Today’s post is written by Dr. Greg Bradsher, Senior Archivist at the National Archives at College Park Captain Marcy, from Camp on Fontaine qui Bouille, on April 6, wrote a family member, that for the past several days they had been traveling towards Utah, without anything of interest occurring to please or annoy them: The … Continue reading Captain Randolph B. Marcy’s Expedition from Camp Scott, Utah Territory to the New Mexico Territory and Return, November 1857-June 1858, Part 2 of 2.
Today’s post is written by Dr. Greg Bradsher, Senior Archivist at the National Archives at College Park On November 24, 1857, Colonel Albert Sidney Johnston, commanding the Army of Utah, then located at Camp Scott, a mile from Fort Bridger, then part of the Utah Territory, ordered Captain Randolph B. Marcy, 5th Regiment of Infantry, … Continue reading Captain Randolph B. Marcy’s Expedition from Camp Scott, Utah Territory to the New Mexico Territory and Return, November 1857 – June 1858, Part 1 of 2.
Today’s post is written by M Marie Maxwell, an archives specialist who works at Archives I. Recently, as a citizen, I attended a local community meeting regarding a contentious proposal, hosted by a city government department. Besides the subject being contentious, attendees against the proposal and the city representatives did not agree on how to voice … Continue reading A Record of Protest
Today's post was written by Cody White, Archivist at the National Archives at Denver “We can’t get too much science so am for the park.” And so opened a 1962 letter to the National Park Service from Orson Rice, an Ohio resident who owned a parcel of land near the proposed Florissant Fossil Beds National … Continue reading A Tale of Two Tourist Traps: the Creation of Florissant Fossil Beds National Monument in Colorado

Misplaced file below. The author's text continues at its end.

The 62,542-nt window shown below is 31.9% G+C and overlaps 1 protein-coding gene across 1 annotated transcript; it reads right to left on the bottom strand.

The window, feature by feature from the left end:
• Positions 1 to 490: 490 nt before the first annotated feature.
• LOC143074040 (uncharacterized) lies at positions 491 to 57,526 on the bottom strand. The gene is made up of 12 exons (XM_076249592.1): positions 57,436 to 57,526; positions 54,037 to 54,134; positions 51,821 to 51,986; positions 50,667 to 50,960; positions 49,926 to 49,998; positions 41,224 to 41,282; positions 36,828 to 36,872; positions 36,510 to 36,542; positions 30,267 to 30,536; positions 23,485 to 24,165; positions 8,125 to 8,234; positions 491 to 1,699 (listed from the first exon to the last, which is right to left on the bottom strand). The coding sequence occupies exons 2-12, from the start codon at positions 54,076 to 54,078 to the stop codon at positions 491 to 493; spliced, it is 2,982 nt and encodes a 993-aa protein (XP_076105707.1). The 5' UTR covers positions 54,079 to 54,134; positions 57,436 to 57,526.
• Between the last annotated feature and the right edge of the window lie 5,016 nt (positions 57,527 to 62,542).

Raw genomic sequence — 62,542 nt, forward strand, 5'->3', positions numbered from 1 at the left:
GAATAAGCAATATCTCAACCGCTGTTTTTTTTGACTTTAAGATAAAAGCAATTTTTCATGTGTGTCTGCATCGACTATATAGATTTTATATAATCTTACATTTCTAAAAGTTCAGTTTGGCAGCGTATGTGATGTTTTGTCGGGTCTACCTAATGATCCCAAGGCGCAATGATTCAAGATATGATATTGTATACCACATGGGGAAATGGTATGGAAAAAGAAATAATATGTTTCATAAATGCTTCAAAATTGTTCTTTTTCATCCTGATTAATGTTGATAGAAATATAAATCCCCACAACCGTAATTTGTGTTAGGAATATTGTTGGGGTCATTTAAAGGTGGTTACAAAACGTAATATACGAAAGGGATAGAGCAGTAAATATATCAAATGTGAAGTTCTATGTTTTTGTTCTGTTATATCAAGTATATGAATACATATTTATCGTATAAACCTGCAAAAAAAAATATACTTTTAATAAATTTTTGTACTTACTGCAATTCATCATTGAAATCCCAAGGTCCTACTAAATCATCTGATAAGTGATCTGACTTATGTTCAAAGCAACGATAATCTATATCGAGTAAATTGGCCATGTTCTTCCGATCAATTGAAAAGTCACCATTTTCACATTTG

Today’s post was written by Jessica Lee. She was a summer intern in the Archives 1 Reference Section, working with the Civil records team. During my internship, I have had the opportunity to work with archivists on different kinds of projects. For one assignment, I entered titles of various public and private laws and resolutions … Continue reading I Can’t Believe It’s Not Oleomargarine
Today's post was written by Cody White, Archivist at the National Archives at Denver 142 years ago this fall Adolf Coors, along with Denver businessman Jacob Shueler, recorded a deed of purchase for an abandoned tannery in Golden, Colorado. Within months the building would become home to the Golden Brewery, thus beginning a new chapter … Continue reading Lithograph Company v. Adolph Coors – a Case of an Unpaid Tab
This post was written by Chris Naylor, Director of the Textual Records Division. The devastating Germanwings plane crash on March 24, 2015 has reinvigorated the dialogue surrounding airplane cockpit doors, an issue of paramount concern both in 1970 as well as in the wake of the 9/11 attacks. I recently wrote a blog post about … Continue reading The Best Prophet of the Future is the Past, Part II: Cockpit Doors
Today's post is written by Daniel Dancis, an archivist at the National Archives in College Park, MD. As most of the Eastern United States is experiencing record setting low temperatures this week, it is timely to look back at a letter written by then-Senator Joseph R. Biden, Jr. to the Office of the Sergeant At … Continue reading It’s Cold Inside!
Today’s post is written by Cody White, an archivist at the National Archives at Denver. In February 1939, the Superintendent of Carlsbad Caverns National Park Thomas Boles wrote to Robert Ripley’s “Believe It or Not” and Floyd Gibbons’ “Headline Hunter” radio program about what he considered to be an unbelievable story; a ranger had fallen into … Continue reading “Fool Thing to Do;” The True Story of Surviving a Fall Into The Carlsbad Caverns National Park Elevator Shaft
Today’s post is written by Meghan Ryan Guthorn, an accessioning archivist at Archives II in College Park In archives, as in books, it is important not to judge the content by the cover. Even the records series with the driest names can be home to some of the most fascinating pieces of history. The President’s … Continue reading Statistics: The Subtle Tool